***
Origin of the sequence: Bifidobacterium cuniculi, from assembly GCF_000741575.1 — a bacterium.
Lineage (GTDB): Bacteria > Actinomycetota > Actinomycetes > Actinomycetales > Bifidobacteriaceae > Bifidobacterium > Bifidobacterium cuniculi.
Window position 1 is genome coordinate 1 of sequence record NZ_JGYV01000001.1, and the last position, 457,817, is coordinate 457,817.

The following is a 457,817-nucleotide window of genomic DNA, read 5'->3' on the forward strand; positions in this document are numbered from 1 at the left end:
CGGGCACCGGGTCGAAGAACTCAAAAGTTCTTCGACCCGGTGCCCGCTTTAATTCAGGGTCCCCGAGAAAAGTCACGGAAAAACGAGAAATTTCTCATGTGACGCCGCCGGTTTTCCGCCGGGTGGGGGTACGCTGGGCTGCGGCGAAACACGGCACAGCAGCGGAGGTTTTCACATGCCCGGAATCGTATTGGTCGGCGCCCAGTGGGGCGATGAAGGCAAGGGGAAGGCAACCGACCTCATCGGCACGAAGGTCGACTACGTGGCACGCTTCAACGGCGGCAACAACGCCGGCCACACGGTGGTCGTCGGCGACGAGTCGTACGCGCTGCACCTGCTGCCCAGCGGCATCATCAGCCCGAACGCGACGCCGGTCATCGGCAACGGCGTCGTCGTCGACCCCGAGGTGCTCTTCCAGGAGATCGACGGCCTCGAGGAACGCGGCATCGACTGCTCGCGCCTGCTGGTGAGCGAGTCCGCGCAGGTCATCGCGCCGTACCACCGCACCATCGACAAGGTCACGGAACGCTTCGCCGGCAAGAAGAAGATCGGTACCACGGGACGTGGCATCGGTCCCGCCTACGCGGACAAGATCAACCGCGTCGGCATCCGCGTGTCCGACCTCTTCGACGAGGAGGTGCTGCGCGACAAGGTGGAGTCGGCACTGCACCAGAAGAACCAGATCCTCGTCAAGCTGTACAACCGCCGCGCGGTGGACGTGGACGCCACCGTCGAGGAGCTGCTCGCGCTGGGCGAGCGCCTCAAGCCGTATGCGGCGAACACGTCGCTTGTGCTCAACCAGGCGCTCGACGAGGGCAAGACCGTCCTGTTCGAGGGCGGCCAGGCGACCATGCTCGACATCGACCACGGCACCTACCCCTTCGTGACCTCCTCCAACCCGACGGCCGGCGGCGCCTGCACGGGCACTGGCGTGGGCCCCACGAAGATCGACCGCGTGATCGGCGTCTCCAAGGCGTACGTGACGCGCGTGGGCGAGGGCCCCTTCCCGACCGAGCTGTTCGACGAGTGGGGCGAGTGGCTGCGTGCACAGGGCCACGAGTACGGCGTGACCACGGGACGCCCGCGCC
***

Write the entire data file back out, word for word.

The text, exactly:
Origin of the sequence: Bifidobacterium cuniculi, from assembly GCF_000741575.1 — a bacterium.
Lineage (GTDB): Bacteria > Actinomycetota > Actinomycetes > Actinomycetales > Bifidobacteriaceae > Bifidobacterium > Bifidobacterium cuniculi.
Window position 1 is genome coordinate 1 of sequence record NZ_JGYV01000001.1, and the last position, 457,817, is coordinate 457,817.

The following is a 457,817-nucleotide window of genomic DNA, read 5'->3' on the forward strand; positions in this document are numbered from 1 at the left end:
CGGGCACCGGGTCGAAGAACTCAAAAGTTCTTCGACCCGGTGCCCGCTTTAATTCAGGGTCCCCGAGAAAAGTCACGGAAAAACGAGAAATTTCTCATGTGACGCCGCCGGTTTTCCGCCGGGTGGGGGTACGCTGGGCTGCGGCGAAACACGGCACAGCAGCGGAGGTTTTCACATGCCCGGAATCGTATTGGTCGGCGCCCAGTGGGGCGATGAAGGCAAGGGGAAGGCAACCGACCTCATCGGCACGAAGGTCGACTACGTGGCACGCTTCAACGGCGGCAACAACGCCGGCCACACGGTGGTCGTCGGCGACGAGTCGTACGCGCTGCACCTGCTGCCCAGCGGCATCATCAGCCCGAACGCGACGCCGGTCATCGGCAACGGCGTCGTCGTCGACCCCGAGGTGCTCTTCCAGGAGATCGACGGCCTCGAGGAACGCGGCATCGACTGCTCGCGCCTGCTGGTGAGCGAGTCCGCGCAGGTCATCGCGCCGTACCACCGCACCATCGACAAGGTCACGGAACGCTTCGCCGGCAAGAAGAAGATCGGTACCACGGGACGTGGCATCGGTCCCGCCTACGCGGACAAGATCAACCGCGTCGGCATCCGCGTGTCCGACCTCTTCGACGAGGAGGTGCTGCGCGACAAGGTGGAGTCGGCACTGCACCAGAAGAACCAGATCCTCGTCAAGCTGTACAACCGCCGCGCGGTGGACGTGGACGCCACCGTCGAGGAGCTGCTCGCGCTGGGCGAGCGCCTCAAGCCGTATGCGGCGAACACGTCGCTTGTGCTCAACCAGGCGCTCGACGAGGGCAAGACCGTCCTGTTCGAGGGCGGCCAGGCGACCATGCTCGACATCGACCACGGCACCTACCCCTTCGTGACCTCCTCCAACCCGACGGCCGGCGGCGCCTGCACGGGCACTGGCGTGGGCCCCACGAAGATCGACCGCGTGATCGGCGTCTCCAAGGCGTACGTGACGCGCGTGGGCGAGGGCCCCTTCCCGACCGAGCTGTTCGACGAGTGGGGCGAGTGGCTGCGTGCACAGGGCCACGAGTACGGCGTGACCACGGGACGCCCGCGCC